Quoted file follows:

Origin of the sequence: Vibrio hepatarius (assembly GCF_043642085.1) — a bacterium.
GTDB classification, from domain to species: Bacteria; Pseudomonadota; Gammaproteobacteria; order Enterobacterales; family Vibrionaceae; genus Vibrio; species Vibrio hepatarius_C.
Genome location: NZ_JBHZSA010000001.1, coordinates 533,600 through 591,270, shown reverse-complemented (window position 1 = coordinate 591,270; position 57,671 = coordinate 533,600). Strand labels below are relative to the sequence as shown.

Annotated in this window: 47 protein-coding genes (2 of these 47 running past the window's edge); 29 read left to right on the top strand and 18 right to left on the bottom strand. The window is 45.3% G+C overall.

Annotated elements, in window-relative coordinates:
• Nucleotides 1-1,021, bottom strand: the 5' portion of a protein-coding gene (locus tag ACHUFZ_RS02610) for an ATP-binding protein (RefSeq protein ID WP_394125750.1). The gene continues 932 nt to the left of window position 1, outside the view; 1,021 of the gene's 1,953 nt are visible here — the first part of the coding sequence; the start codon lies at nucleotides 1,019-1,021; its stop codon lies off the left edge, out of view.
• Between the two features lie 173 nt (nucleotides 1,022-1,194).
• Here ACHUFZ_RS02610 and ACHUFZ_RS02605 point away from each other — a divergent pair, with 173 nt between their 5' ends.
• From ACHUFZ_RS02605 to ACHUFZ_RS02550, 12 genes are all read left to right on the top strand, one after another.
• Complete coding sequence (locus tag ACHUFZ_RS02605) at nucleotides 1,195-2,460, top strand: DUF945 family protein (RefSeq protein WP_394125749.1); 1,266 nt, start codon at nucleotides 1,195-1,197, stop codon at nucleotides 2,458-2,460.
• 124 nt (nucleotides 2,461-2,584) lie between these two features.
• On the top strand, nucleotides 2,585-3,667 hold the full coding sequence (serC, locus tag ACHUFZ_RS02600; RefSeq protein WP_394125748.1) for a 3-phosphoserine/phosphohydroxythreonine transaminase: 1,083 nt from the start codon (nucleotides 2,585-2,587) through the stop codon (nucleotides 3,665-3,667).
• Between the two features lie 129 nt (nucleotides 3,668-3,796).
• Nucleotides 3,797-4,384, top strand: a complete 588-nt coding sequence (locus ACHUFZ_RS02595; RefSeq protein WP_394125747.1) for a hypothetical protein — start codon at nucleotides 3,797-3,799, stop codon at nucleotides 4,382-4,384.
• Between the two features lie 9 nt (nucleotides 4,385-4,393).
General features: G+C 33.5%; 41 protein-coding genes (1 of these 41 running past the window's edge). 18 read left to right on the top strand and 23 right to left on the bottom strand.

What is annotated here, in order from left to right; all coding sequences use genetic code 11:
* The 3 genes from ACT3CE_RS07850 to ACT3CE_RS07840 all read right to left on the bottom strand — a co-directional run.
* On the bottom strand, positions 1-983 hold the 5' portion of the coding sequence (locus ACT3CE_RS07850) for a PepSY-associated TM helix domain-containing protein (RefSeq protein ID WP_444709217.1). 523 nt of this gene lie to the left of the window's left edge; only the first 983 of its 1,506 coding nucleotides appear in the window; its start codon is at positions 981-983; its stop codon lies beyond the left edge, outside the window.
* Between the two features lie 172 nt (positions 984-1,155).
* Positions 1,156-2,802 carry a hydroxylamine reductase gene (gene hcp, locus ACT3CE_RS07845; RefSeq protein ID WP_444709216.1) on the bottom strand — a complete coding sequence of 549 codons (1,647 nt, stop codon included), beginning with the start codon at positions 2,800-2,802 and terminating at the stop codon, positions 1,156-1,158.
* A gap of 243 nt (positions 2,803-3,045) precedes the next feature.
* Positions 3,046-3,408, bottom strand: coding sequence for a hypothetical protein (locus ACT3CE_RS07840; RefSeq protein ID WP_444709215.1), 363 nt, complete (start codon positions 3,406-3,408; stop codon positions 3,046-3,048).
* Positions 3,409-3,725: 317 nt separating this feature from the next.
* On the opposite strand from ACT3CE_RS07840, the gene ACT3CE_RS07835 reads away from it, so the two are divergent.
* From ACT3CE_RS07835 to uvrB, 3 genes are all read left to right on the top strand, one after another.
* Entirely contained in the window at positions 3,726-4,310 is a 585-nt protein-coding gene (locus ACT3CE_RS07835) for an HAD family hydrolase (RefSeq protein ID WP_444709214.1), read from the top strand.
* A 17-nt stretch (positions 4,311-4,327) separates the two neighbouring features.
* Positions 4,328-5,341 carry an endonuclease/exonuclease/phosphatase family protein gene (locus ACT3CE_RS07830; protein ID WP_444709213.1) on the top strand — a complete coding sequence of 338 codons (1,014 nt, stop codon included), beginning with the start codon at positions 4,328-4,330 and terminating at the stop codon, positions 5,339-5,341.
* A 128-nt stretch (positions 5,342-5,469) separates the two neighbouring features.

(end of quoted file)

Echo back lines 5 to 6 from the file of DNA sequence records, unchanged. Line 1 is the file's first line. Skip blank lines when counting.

Annotated elements, in window-relative coordinates:
• Nucleotides 1-1,021, bottom strand: the 5' portion of a protein-coding gene (locus tag ACHUFZ_RS02610) for an ATP-binding protein (RefSeq protein ID WP_394125750.1). The gene continues 932 nt to the left of window position 1, outside the view; 1,021 of the gene's 1,953 nt are visible here — the first part of the coding sequence; the start codon lies at nucleotides 1,019-1,021; its stop codon lies off the left edge, out of view.